The Quest for Forbidden Knowledge; "Aspecta Medusa" by D.G. Rossetti



'Andromeda, by Perseus saved and wed,
Hankered each day to see the Gorgon's head:
Till o'er a fount he held it, bade her lean,
And mirrored in the wave was safely seen that death she lived by.

Let not thine eyes know
Any forbidden thing itself, although
It once should save as well as kill; but be
Its shadow upon life enough for thee.'

These lines that accompany Rossetti's unfinished painting, Aspecta Medusa, divide conceptually into two parts. The first half alludes directly to the story of Perseus and Andromeda; Perseus, who rescued Andromeda from the sea monster using the power of the head of the medusa as a weapon, now satifies Andromeda's desire to see the instrument which granted her freedom by allowing her to view it safely as a reflection in the water.

Both female characters, Andromeda and Medusa, are controlled by the male Perseus; he allows Andromeda to look into the water and indulges her overwhelming curiosity, and he asserts ultimate control over Medusa in taking her life. Perseus even wields the mighty feminine power of the Gorgon's head when he employs it to slay the sea monster. Female power, in this poem, is dissipated through the male hero, and Rossetti equates female curiosity and desire with danger.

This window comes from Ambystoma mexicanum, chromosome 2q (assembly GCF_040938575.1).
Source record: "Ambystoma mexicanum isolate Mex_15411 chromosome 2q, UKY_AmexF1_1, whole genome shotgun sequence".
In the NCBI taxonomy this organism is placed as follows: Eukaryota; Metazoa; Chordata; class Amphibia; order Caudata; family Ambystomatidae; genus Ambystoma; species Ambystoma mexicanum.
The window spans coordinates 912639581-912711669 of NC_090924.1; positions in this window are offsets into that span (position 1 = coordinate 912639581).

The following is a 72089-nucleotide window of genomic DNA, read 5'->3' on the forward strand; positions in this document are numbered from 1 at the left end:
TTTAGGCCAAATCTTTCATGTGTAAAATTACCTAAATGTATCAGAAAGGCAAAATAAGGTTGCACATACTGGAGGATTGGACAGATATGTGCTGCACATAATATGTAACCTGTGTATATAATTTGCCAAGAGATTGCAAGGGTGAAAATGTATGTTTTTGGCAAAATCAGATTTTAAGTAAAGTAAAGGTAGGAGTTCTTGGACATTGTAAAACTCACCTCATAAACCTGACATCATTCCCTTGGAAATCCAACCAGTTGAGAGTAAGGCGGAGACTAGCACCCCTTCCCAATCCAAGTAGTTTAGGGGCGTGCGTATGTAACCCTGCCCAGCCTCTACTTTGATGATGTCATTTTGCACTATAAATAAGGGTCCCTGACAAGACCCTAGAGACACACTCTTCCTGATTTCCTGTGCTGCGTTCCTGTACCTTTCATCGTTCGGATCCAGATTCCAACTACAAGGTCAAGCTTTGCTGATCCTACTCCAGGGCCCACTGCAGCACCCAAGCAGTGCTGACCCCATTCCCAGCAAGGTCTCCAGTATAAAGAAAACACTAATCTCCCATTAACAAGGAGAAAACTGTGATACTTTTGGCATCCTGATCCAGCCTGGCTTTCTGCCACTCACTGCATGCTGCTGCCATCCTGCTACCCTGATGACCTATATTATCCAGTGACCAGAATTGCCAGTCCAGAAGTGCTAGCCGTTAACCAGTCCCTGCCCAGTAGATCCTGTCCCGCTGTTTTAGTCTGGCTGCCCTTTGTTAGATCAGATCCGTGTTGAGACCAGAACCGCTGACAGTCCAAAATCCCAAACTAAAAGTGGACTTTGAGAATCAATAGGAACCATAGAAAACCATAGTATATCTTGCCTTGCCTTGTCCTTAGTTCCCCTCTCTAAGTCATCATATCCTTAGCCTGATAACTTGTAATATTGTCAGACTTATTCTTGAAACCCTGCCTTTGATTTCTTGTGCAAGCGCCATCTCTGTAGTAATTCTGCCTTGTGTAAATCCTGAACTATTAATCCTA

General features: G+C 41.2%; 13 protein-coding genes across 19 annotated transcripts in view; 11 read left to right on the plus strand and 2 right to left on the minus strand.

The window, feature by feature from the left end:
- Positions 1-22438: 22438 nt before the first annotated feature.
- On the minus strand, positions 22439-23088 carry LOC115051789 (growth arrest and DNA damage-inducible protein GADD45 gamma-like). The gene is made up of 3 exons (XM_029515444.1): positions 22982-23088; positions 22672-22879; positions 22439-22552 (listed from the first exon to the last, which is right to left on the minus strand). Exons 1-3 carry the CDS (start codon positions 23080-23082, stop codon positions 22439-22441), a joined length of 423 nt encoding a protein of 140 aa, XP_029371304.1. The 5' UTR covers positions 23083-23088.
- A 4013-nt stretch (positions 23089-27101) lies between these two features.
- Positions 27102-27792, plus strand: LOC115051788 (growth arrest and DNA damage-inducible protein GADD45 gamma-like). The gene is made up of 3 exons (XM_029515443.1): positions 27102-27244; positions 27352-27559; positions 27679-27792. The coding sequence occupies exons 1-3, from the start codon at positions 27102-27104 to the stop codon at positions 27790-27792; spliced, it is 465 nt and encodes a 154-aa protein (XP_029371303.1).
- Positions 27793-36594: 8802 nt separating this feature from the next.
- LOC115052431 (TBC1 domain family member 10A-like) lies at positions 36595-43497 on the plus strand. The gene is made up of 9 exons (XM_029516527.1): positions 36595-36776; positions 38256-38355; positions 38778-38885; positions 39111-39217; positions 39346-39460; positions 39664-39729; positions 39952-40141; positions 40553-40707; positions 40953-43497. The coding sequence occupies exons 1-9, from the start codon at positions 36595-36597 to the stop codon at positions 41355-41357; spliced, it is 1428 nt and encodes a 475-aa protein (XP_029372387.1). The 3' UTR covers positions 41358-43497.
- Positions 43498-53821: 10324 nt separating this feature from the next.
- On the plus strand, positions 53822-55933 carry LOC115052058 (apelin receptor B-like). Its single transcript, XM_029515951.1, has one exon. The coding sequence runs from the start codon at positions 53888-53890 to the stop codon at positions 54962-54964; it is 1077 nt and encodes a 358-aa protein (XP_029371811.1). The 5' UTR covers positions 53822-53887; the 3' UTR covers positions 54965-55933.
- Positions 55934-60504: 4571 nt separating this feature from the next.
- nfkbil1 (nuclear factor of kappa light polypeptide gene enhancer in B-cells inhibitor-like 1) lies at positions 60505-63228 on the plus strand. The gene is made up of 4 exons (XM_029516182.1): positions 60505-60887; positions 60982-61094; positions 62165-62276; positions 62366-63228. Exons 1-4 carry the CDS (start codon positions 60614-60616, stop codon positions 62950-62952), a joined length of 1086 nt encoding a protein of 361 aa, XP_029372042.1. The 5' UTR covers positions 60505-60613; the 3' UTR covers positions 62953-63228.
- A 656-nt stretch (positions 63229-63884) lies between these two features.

What Rossetti treats allegorically in the first stanza, he treats literally in the second, as the focus shifts from the classical tale to a direct moral lesson. Indeed, the instructive tone of the words, "Let not thine eyes know/ Any forbidden thing itself" accentuates the message — that the hunger for knowledge is dangerous — by addressing the audience in the second person. Rossetti stresses the warning further through the compact description of "that death she lived by" — Rossetti seems, in fact, to superimpose life and death onto the image of Andromeda in one succinct phrase. Ultimately, through this tale of the Medusa's power, Rossetti underlines the assertion that curiosity for knowledge is punishable by death.

Discussion Questions

1. Rossetti depicts Perseus wielding the feminine transformative power of the Gorgon's head. Could this act of turning life into stone be a metaphor for art? What would support this reading?

2. In what way is it significant that artistic power is linked to a woman in such a reading?

3. Andromeda is not literally imprisoned, but in what ways is she figuratively imprisoned in this pooem?

4. Where else have we been introduced to the description of reflections as shadows, and what does this word choice achieve?

5. The painting was never finished because the representation of the severed head was not well received by the patron. How does the isolated figure of Andromeda compare to Rossetti's other portraits?


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Last modified 4 October 2004